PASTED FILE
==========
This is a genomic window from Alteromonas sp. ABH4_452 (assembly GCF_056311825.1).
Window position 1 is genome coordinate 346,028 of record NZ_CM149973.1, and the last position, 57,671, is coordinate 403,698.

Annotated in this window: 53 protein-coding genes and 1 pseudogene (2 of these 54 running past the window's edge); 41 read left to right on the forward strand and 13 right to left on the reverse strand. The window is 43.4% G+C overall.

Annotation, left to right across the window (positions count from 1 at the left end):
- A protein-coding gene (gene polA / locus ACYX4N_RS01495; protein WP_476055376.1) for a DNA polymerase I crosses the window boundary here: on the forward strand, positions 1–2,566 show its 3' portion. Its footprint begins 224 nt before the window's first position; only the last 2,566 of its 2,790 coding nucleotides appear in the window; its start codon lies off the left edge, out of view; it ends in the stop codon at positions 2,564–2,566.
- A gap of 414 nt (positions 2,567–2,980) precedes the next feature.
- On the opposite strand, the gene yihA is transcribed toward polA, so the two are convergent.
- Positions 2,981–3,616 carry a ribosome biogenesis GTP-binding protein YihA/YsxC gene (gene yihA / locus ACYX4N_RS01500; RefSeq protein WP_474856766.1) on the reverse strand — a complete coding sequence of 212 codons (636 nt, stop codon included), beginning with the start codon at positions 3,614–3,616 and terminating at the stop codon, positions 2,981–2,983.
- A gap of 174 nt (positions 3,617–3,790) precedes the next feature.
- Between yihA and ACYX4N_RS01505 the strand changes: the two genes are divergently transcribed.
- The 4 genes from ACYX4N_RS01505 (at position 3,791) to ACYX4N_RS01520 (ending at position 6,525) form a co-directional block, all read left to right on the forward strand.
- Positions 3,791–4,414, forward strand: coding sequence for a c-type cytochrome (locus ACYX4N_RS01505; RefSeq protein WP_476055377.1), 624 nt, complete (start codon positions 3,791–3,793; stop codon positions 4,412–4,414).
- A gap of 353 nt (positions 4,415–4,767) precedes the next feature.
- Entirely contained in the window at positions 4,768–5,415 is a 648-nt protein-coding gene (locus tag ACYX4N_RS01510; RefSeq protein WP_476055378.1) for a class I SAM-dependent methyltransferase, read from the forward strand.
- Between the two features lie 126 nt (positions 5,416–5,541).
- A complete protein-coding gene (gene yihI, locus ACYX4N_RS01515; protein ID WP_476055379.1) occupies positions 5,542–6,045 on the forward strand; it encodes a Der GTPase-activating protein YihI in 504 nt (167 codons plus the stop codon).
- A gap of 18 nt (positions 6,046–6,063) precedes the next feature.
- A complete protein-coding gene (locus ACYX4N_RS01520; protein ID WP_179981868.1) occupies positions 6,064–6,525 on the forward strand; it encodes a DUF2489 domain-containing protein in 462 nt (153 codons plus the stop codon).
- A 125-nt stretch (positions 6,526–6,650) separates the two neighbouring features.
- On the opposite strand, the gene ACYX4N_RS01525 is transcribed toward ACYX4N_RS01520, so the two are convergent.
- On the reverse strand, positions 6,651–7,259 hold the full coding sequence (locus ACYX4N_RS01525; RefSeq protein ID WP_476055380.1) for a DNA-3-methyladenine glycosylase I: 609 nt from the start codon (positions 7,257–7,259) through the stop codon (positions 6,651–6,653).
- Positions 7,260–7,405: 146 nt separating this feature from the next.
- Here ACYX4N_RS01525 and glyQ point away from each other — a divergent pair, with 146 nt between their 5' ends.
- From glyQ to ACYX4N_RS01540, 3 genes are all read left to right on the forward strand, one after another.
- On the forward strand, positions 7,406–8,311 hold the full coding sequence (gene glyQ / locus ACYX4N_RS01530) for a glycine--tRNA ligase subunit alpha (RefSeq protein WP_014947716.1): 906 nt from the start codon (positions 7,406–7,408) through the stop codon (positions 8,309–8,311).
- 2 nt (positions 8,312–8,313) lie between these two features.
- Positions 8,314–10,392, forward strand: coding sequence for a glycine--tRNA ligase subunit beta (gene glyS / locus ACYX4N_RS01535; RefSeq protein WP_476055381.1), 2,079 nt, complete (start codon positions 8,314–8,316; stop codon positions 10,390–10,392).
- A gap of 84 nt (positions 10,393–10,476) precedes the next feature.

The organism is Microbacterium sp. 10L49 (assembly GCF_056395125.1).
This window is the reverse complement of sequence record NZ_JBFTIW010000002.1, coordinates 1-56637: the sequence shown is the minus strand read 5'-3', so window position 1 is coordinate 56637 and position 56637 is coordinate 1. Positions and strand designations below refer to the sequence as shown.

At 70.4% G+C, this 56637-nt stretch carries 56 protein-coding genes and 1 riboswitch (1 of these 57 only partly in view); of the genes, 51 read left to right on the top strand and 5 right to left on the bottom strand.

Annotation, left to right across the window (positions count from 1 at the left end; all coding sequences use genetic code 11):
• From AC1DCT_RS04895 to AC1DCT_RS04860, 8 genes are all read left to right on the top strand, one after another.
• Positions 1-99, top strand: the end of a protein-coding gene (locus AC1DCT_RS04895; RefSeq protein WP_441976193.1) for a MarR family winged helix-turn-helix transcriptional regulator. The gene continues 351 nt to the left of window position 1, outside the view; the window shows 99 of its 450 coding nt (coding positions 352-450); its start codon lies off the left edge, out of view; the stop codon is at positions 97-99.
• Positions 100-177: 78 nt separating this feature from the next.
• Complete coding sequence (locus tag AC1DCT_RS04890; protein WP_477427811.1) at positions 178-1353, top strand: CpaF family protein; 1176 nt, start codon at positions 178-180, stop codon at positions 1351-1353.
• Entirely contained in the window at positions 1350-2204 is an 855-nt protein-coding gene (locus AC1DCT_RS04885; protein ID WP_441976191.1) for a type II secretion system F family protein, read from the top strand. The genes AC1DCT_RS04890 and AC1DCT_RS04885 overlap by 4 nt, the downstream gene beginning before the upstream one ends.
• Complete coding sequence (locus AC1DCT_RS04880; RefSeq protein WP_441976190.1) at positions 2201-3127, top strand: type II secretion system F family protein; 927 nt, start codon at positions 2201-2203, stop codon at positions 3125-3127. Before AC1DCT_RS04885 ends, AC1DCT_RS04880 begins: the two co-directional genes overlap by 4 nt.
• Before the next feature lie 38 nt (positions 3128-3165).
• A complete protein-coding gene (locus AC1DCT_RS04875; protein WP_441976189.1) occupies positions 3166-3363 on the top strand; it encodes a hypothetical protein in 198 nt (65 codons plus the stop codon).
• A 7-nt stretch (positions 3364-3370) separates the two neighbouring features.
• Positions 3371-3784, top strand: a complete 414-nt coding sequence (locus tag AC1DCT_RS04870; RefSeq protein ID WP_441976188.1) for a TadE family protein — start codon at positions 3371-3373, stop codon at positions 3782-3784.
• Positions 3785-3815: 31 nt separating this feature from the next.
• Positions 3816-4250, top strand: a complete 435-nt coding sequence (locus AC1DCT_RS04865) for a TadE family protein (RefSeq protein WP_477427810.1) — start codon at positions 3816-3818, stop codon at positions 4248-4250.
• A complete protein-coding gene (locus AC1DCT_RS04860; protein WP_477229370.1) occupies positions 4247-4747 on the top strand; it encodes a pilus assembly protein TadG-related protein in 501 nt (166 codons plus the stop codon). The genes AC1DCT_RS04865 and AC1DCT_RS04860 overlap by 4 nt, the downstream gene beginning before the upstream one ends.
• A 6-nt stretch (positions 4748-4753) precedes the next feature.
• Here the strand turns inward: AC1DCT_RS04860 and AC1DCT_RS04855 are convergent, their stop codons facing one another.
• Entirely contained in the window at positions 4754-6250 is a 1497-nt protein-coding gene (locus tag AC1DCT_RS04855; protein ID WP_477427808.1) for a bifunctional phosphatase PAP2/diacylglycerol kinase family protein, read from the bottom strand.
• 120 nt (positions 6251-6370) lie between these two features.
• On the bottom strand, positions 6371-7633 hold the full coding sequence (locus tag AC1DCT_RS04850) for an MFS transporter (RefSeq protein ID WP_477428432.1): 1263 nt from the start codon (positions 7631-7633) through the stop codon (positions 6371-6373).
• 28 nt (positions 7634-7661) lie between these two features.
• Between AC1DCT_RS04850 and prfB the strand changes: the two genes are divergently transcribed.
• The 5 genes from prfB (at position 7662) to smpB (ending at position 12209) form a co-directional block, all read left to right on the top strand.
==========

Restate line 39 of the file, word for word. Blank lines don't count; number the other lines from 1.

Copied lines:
• Before the next feature lie 38 nt (positions 3128-3165).